Give shutters and windows a good cleaning, and grab a ladder to clear out the gutters. Small details, like repainting or updating house numbers, as well as a new mailbox or doormat help set a strong front door curb appeal first impression, both online and in person.
9. Sell your house fast during the St. Louis summer, but don’t discount winter
HomeLight’s Best Time to Sell Calculator, which uses comprehensive real estate transaction data to show you when homes sell the fastest in St. Louis and for the most money, indicates that the the best time to close a home in St. Louis quickly is May. That means listing a home in March or April could help you sell your home for as much as 8.22% above the yearly average.
While St. Louis’s yearly snowfall is half the nation’s average, many are still hesitant to keep their homes on the market through the winter. But based on experience and data, Wilson doesn’t rule out the benefits of marketing your house during this quiet period.
“What I’ve found was that the active inventory in December in St. Louis goes way down,” says Wilson. “I think it’s because everyone thinks you’re not supposed to list over the holidays. But, the buyer pool doesn’t necessarily shift down at the same rate.”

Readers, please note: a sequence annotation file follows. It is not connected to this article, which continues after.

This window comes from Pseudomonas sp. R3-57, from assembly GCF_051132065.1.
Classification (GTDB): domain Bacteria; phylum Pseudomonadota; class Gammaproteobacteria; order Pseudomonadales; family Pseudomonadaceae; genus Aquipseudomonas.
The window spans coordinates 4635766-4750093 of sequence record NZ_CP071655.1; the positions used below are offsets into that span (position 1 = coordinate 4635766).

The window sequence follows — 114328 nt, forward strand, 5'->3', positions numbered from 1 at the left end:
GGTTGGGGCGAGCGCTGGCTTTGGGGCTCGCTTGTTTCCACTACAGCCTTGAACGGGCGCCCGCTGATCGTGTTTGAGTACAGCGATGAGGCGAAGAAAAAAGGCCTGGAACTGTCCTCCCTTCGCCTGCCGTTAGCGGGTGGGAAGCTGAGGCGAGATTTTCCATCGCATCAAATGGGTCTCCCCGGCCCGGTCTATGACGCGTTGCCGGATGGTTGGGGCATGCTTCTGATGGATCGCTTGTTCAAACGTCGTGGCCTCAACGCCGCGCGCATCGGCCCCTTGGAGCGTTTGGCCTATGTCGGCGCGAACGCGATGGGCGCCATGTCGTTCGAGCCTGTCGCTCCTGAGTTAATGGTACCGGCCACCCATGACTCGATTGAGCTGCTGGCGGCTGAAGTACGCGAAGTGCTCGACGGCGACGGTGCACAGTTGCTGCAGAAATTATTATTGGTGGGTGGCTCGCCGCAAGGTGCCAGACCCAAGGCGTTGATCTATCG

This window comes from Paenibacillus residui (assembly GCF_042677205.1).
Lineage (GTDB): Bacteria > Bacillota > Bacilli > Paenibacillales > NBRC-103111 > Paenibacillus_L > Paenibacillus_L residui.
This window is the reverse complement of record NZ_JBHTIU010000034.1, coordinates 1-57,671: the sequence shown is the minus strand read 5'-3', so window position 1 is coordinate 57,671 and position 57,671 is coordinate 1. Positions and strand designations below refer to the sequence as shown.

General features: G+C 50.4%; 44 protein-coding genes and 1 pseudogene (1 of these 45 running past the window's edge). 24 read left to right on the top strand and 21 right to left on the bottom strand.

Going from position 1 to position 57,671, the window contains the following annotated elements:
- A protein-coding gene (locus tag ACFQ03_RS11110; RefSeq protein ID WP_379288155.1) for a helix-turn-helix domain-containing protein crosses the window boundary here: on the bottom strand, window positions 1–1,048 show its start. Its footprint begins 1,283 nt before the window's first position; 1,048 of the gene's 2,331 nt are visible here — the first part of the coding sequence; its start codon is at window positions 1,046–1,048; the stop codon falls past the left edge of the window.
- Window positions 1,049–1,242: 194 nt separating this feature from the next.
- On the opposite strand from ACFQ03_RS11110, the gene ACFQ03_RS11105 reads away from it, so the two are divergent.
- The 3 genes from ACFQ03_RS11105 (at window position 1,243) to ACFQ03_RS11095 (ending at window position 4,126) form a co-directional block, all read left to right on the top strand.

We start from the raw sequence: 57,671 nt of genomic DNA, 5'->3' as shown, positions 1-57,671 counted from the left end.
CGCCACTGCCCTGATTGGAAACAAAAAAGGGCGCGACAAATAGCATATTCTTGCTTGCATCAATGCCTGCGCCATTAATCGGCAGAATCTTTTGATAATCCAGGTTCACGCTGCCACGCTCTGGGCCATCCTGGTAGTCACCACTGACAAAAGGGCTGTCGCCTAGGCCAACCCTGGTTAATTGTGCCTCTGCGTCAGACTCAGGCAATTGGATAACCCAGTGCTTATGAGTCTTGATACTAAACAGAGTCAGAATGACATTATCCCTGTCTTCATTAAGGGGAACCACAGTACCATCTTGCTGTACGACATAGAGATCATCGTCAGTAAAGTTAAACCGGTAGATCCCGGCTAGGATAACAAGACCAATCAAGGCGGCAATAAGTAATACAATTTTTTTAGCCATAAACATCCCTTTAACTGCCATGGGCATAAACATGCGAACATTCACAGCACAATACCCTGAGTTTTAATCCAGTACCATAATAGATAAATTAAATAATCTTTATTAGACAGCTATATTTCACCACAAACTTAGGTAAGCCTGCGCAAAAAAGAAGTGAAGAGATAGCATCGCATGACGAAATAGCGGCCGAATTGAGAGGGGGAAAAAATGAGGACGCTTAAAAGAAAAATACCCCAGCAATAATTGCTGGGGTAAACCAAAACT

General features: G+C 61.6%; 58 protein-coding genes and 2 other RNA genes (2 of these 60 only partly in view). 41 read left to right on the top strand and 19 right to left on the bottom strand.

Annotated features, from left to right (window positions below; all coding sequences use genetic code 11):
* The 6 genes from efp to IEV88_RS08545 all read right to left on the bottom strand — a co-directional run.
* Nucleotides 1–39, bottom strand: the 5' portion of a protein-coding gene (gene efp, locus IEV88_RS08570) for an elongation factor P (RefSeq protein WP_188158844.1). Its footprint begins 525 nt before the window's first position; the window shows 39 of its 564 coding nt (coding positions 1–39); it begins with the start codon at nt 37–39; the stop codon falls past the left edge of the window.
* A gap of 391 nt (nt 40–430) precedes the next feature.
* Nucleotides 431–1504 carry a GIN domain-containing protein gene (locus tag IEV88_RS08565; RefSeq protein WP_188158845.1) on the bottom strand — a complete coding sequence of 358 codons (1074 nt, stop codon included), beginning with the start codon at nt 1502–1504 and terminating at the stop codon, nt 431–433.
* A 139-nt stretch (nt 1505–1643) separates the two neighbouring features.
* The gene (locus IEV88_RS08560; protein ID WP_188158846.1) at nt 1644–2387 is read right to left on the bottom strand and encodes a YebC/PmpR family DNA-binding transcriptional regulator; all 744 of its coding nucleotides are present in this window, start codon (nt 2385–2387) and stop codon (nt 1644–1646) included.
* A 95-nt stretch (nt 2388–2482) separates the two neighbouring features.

In other words, motivated buyers will continue their home search even with all the end-of-year distractions. In his experience, Wilson has found that during December, many homes sell in their first weekend on the market. If sellers are under a time crunch to sell in the fall or winter, they shouldn’t hesitate to list their home.
10. Connect with a top St. Louis real estate agent to sell your house fast
Unlike other big cities, St. Louis has enjoyed a relatively stable market that didn’t take a hit during the recession, explains Wilson. While the surrounding area has been a seller’s market for the past few years, times are changing. Buyers want a finished home and are unwilling to compromise.
As the market changes, sellers need a real estate professional they can trust, with a track record to prove it. According to data from HomeLight, some of the top agents in St. Louis can sell a house 37.49 days faster than the average agent, make sellers 5.6% more on the sales, and move 1.8x more properties. If you’re looking to sell well, connect with one of these agents today.